That’s right. You now have to regard all aspects of water – rainwater, surface water, sustainable urban drainage, sewage, grey water, recycling water, and so on – as a sustainable resource. Avoid possible pitfalls in the design of your building now..

Even in the UK, water shortages are becoming an increasing problem. Globally, it is reckoned that shortage of water could soon become a greater threat to international security than shortage of oil. Consequently the way in which we handle and process water is an important building consideration.


Rainwater now has to be treated as a potential asset. Rainwater harvesting from all solid surfaces – driveways and yards as well as rooftops – is a consideration earning points under the Code for Sustainable Homes. In doing so one has to consider how best to keep the harvesting rainwater clean and debris free. For this, leaf screens are available to sit on the top of gutters and gratings.

Surface Water Drainage

Hard surfaces should be perforated to allow rainwater and snow melt to soak through into the ground below. Depending on the size of the scheme, but particularly if you have a site which slopes leading to surface water run-off, Sustainable Urban Drainage Systems (SUDS) may be appropriate, as recommended by, for example, the CIRIA initiative.


Nowadays, domestic sewage needs to be considered under two different categories; greywater and foul water, e.g. from WC’s. There are a number of systems for capturing and reusing greywater, for instance for flushing toilets. Foul water effluent is most commonly disposed of by connecting directly into the public sewer, but may also be handled via dumb wells and septic tanks, or these days more probably via small anaerobic private sewage treatment plants. Although not yet widely available, there is also the possibility for capturing methane gas from the sewage treatment and using this in some form of on-site renewable energy scheme. However for this quite large volumes of organic matter would need to be being processed.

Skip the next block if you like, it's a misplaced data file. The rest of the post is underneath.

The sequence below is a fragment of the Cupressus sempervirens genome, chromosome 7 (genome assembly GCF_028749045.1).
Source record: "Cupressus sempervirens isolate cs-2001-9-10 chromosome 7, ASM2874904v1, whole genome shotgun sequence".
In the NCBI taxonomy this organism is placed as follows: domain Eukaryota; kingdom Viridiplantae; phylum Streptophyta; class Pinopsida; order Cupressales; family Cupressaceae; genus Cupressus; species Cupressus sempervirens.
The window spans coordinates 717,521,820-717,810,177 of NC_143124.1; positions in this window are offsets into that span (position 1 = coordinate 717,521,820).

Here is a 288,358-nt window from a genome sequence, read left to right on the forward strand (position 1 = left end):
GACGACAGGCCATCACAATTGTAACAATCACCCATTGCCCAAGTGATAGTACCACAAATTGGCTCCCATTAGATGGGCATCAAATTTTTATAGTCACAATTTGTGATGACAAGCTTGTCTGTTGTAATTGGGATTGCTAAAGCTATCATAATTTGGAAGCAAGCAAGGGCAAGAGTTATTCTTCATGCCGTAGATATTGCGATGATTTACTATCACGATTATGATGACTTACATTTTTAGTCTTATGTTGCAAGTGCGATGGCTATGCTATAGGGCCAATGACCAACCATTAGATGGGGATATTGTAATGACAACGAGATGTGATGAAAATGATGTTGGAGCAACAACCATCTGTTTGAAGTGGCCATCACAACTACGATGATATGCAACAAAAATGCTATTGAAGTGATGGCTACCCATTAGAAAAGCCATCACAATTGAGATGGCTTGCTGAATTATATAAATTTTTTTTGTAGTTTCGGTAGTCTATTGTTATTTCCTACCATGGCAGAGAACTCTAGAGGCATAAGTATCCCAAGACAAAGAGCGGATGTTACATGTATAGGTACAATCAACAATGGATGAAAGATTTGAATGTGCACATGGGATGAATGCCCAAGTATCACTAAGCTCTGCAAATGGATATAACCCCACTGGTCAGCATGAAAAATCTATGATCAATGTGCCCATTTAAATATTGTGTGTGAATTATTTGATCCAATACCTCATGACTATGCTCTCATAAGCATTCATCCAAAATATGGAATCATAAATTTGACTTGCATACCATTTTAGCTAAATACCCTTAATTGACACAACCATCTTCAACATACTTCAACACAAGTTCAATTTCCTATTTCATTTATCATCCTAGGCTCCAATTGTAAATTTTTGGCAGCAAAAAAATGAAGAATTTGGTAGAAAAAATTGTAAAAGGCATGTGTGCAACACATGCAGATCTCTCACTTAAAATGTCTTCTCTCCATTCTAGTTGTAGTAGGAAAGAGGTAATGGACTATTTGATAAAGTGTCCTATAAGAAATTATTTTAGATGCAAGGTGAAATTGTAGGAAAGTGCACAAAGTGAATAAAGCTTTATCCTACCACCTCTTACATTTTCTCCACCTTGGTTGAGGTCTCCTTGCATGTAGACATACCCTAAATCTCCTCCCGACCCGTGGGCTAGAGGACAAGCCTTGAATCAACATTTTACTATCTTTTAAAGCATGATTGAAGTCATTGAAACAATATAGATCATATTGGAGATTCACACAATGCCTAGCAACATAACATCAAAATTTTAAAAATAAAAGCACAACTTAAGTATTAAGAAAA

Whether or not you wish to go for a particular Code for Sustainable Homes level, it makes good sense, as well is good practice, to address all these water issues as part of your project at an early stage. Not to do so could be storing up future problems, or at least difficulties, for occupiers in later years. Showing that you have addressed these requirements will assist both your planning and building regulation approvals.


Construction Issues

Handling most of the issues discussed above will generally require excavation for supply lines, drain runs and tanks, etc. Exactly when you construct these is a matter for programming with the rest of the works. However, it may be advisable to leave these until after the main structural works have been completed.

Excavating for water related and other utility works in areas underneath scaffolding, or where site equipment (dumpers, tele-handlers, cranes, etc.) may be likely to sink into backfilled trenches, causing danger to people and damage to installation, e.g. fracturing drainpipes

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